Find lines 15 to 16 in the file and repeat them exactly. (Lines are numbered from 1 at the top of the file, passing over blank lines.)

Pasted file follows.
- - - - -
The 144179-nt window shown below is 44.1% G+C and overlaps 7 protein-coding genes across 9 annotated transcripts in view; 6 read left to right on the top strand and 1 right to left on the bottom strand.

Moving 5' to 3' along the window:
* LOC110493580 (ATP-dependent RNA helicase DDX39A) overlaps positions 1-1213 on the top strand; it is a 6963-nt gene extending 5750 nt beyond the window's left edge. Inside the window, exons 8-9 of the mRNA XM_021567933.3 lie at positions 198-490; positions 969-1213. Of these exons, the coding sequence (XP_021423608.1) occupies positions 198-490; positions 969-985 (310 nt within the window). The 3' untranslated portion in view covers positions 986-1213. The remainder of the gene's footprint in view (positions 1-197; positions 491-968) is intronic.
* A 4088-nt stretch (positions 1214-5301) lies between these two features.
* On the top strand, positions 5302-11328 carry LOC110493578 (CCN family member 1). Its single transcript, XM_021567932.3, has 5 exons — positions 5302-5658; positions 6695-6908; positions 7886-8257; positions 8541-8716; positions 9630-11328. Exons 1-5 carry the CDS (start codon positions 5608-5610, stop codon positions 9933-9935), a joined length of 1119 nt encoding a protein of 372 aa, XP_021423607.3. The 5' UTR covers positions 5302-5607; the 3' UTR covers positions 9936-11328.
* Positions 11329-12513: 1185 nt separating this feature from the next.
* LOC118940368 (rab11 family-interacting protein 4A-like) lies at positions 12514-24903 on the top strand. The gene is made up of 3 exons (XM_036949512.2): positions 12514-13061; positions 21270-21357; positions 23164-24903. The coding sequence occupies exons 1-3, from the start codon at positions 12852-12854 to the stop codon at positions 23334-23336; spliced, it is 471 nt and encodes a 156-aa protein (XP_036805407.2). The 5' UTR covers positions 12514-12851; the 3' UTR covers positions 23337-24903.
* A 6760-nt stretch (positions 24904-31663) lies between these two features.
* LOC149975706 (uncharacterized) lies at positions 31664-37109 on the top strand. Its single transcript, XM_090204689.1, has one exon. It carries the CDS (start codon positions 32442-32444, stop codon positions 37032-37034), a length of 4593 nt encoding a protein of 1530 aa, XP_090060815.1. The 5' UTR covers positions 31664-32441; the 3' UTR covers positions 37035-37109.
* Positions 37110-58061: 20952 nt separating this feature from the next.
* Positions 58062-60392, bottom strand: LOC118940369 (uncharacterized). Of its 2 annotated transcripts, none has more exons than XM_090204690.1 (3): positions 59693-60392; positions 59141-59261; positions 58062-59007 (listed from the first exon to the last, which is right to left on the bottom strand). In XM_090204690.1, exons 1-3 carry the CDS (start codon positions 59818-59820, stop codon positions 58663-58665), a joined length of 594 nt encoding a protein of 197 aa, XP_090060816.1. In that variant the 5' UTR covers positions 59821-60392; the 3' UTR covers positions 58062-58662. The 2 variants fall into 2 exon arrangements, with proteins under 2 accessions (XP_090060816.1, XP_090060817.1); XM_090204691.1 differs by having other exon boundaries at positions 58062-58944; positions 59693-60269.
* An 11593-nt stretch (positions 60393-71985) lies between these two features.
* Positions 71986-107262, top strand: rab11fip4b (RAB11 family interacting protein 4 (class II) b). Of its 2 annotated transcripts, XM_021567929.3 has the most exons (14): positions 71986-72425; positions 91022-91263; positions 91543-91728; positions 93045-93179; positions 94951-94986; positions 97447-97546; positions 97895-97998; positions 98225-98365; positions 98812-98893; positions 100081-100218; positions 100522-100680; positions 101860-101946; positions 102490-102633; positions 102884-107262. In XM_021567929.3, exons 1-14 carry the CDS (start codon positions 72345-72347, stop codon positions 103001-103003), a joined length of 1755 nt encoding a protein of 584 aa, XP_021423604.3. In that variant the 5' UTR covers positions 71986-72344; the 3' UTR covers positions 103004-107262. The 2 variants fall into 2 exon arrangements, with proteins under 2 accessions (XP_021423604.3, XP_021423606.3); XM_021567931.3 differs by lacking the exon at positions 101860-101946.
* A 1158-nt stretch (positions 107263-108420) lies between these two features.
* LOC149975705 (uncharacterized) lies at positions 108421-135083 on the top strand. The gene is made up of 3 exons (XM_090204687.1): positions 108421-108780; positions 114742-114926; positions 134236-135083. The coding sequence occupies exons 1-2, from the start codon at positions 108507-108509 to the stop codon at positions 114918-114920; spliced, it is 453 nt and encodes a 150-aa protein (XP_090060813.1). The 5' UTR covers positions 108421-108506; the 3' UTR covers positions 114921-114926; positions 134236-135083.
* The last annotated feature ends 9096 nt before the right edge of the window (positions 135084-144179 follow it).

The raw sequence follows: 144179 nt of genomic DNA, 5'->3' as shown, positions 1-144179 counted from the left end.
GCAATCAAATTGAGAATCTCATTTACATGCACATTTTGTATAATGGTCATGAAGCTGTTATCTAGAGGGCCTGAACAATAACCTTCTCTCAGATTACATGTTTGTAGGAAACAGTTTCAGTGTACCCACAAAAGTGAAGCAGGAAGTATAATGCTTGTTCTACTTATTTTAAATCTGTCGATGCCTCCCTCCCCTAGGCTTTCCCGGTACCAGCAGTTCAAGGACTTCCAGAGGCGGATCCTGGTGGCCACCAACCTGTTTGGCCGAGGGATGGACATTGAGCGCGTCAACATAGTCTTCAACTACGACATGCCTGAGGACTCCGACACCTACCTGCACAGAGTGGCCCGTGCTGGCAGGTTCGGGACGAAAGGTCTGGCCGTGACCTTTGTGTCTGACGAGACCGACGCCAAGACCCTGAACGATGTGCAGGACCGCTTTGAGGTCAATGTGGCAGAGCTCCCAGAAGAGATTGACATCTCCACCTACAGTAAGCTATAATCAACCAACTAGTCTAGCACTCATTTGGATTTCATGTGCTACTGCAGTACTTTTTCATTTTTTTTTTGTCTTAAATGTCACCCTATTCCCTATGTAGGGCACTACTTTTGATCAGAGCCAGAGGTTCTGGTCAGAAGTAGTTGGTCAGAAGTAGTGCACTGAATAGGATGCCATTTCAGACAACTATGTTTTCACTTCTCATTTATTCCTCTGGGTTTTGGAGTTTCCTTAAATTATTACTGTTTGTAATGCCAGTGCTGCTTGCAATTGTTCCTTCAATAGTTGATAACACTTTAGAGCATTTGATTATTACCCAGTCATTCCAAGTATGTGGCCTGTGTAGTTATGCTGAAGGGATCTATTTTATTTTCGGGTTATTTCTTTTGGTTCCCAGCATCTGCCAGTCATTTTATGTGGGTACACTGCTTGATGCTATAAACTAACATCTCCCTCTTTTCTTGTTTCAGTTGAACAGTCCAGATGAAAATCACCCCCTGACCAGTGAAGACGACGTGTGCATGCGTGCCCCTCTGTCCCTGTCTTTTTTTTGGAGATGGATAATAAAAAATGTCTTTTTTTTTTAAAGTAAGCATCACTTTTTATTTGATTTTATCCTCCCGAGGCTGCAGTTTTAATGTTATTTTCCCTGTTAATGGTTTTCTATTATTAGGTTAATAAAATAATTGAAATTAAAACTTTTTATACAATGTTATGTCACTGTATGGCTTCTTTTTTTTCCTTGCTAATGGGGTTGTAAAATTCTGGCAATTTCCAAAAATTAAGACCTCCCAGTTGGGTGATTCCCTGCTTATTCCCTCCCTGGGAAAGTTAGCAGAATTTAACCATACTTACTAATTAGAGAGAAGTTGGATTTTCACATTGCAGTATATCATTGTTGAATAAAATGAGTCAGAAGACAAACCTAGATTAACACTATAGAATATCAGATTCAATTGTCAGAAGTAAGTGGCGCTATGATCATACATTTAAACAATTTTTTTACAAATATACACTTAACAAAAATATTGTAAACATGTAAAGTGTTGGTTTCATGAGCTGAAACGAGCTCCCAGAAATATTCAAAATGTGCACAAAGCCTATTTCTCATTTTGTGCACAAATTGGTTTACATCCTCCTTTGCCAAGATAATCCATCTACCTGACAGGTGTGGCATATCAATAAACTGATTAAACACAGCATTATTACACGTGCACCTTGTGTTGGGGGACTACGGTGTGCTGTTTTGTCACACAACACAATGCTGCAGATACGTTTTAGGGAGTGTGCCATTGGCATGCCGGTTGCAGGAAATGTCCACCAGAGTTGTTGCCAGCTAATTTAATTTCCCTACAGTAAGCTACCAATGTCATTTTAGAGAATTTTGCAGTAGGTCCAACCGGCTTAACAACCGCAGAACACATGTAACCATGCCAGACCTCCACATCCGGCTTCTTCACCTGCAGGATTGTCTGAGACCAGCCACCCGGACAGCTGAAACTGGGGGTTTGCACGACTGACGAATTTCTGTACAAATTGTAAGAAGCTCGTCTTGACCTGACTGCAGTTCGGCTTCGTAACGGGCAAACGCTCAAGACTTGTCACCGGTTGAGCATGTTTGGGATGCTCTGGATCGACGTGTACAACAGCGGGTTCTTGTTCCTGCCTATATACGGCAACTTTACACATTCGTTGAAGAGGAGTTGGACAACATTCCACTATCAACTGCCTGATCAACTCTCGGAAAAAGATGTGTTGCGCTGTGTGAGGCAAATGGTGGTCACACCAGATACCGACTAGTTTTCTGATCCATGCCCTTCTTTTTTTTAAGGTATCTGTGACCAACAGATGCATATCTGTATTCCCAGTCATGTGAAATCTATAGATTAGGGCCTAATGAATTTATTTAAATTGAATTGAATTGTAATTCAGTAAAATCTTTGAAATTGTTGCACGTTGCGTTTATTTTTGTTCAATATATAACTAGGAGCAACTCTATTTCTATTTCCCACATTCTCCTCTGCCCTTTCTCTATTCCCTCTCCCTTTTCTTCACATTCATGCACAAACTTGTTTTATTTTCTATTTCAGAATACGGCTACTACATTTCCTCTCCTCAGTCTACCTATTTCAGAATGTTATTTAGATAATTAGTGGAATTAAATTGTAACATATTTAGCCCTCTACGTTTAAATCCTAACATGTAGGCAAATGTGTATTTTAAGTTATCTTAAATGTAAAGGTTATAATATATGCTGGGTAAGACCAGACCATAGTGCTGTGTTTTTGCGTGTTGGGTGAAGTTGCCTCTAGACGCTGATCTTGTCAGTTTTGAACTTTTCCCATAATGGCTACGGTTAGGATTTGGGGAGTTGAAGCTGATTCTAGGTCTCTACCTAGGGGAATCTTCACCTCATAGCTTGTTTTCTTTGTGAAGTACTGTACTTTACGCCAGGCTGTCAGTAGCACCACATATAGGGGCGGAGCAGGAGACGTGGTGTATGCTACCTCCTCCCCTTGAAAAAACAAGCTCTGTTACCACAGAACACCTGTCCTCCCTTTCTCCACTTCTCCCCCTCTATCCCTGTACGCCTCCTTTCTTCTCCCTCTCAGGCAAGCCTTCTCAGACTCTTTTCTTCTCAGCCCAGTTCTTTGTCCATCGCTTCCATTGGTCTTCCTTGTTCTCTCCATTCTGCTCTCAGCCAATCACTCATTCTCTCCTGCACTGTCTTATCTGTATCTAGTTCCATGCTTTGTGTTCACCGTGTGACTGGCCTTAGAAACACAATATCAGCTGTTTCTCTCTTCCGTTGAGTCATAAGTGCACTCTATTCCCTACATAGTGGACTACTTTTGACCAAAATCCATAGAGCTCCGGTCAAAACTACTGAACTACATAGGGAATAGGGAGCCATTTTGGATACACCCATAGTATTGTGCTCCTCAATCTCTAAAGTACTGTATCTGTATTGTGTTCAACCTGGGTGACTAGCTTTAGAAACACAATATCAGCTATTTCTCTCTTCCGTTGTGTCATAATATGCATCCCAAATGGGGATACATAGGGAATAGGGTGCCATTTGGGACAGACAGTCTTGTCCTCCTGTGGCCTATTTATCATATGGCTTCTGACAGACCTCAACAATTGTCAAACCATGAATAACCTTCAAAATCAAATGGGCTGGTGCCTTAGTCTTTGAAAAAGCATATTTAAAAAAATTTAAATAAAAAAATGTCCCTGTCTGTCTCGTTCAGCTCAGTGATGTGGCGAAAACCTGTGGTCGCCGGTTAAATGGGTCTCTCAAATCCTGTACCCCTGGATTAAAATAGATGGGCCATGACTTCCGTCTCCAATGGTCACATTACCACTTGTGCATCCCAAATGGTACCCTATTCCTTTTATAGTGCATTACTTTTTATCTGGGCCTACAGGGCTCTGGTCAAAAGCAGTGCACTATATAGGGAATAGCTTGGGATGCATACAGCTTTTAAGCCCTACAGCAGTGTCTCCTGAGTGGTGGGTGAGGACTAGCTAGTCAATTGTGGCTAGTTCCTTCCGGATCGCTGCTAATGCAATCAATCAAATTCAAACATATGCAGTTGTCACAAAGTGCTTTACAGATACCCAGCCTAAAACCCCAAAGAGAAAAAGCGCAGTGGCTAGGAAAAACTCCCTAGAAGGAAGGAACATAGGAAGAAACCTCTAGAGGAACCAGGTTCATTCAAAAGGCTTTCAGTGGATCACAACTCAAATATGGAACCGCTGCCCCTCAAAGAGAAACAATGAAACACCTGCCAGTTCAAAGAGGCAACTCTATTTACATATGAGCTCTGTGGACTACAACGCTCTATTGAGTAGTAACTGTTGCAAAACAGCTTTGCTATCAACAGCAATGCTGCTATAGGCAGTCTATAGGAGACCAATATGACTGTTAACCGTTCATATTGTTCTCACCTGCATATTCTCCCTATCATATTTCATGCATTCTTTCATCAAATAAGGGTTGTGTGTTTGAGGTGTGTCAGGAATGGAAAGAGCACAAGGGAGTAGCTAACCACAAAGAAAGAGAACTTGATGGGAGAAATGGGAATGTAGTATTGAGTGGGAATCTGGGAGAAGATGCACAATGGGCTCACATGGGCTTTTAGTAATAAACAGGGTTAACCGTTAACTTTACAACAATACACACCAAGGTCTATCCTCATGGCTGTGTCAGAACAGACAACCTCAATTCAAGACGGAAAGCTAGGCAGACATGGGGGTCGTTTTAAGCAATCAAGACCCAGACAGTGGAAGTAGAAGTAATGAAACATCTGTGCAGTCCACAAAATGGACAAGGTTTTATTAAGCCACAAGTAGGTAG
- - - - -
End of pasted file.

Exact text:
* LOC149975705 (uncharacterized) lies at positions 108421-135083 on the top strand. The gene is made up of 3 exons (XM_090204687.1): positions 108421-108780; positions 114742-114926; positions 134236-135083. The coding sequence occupies exons 1-2, from the start codon at positions 108507-108509 to the stop codon at positions 114918-114920; spliced, it is 453 nt and encodes a 150-aa protein (XP_090060813.1). The 5' UTR covers positions 108421-108506; the 3' UTR covers positions 114921-114926; positions 134236-135083.
* The last annotated feature ends 9096 nt before the right edge of the window (positions 135084-144179 follow it).